To have only been told about this race the day before and not knowing the run route, I didn’t have confidence to take the lead but after a while I realised that we had a policeman on a motorbike leading us making sure that traffic didn’t get in our way, plus another guy on a bicycle on my right, looking out for any cars that can pull out from any side street. From this evidence, I trusted that the event was well organised so I pulled away from the lead guy to get close to the lead motorcycle and from about 3.5Km I was in the lead.
The man on the bicycle to my right constantly reported back to the start/finish line through the race radio, later on he started to have a conversation with me. He is also an ex graduate from the school, I think he told me he was from class 116, I am from 122 so he is at least 6 years older than me. He kindly tells me when my pace drops and blocks cars from turning into me. The kilometer markers were held by volunteers, every one kilometer I get a cheer from the volunteer who held the markers and from a few police officers along the road and major intersections. I was really enjoying the cheers and smiles along the roadside, it is unlike any race I have done in Australia. Around about Km 7 a local bus had to pull into a stop to let passengers out. I was slightly blocked in as the road only closed for the most left lane, the two other lanes to my right were flowing with traffic. No other choice but to just back the pace off and let the bus pull out of the stop and move out of the left lane. As that bus pulled out of the stop it let out some thick black smoke. I run on pure oxygen, not a cloud of diesel that the bus left me. It is bad enough to run in the heat and high humidity, with the added bus exhaust, my pace slowed to about 4:15 min/km and it took a bit of time to clear my lungs from toxic bus fumes. I asked the man on the bicycle for the whereabouts of the second runner, he kindly replied “you are well in the lead, don’t worry about it”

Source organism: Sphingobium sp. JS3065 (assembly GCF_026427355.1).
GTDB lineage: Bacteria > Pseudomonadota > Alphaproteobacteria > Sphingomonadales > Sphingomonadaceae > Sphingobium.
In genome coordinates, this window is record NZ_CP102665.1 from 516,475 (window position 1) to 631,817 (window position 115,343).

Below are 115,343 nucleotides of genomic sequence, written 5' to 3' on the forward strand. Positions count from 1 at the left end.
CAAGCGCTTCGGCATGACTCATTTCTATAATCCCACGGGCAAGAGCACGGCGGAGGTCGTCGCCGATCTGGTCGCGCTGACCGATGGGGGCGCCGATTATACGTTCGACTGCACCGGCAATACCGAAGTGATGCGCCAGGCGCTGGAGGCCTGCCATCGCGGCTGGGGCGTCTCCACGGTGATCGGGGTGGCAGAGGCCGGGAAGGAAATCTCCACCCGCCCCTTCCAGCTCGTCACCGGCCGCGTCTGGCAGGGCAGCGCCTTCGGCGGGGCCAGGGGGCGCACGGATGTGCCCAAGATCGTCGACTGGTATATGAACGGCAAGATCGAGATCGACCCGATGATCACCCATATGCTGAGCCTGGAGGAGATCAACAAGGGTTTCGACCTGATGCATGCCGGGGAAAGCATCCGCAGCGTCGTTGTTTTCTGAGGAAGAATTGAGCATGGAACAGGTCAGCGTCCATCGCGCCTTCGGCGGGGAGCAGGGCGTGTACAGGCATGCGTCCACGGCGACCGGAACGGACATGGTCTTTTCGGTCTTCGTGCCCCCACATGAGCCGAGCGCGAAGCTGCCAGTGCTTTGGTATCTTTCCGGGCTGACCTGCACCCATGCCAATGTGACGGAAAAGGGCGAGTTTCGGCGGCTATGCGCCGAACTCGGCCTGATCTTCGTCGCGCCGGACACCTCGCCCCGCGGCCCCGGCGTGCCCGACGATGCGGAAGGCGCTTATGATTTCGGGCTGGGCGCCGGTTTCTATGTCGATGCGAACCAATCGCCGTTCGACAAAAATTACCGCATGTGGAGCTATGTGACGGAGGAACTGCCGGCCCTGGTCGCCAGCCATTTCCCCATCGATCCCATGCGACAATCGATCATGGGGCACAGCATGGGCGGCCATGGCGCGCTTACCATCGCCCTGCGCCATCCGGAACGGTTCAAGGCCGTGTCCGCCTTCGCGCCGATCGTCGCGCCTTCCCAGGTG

After Km 8, I stretched my legs a bit more to try and make up some time only to be greeted by another bridge, Memorial Bridge or “Sa Pan Puut” if you go to my school. We all know that this is the last bridge before the end. I ran through rows of photographers alongside the bridge and sprinted through the finish line before being stopped by organisers, I thought I had to do a lap of the school before we finished, just goes to show how much I don’t know the route, the race was a bit short of 10Km, this is why I just kept running though only to be brought back to be presented with a finishing medal and a card that says “1st male runner”.
I was overly happy and pleased to finish the run in the climate conditions that I am not used to in about 36:xx minutes and to be greeted with so many happy people which later became more happy to know that I am not an known after all but an ex student of the school. I quickly changed my top from the grey one to a new one with Pink and Blue. They were happy to have a winner being from the school. To someone outside of this school they may not understand the bond and the connection amongst students of this selective boy's school (to me this is the No.1 school) in Thailand which was founded by King Rama V. It is like a brotherhood for life, there is a saying, “Pink and Blue is the colour of our blood”. So many people came up to me to genuinely coagulate me.
I was presented with one of the biggest trophies that I have even won, it had to be taken apart in three pieces so that it could be brought back to Australia.
I must have lost about 4 liters of water after the run (all the drinks in my hands were consumed + many more)
My mum turned up after she found out that I won.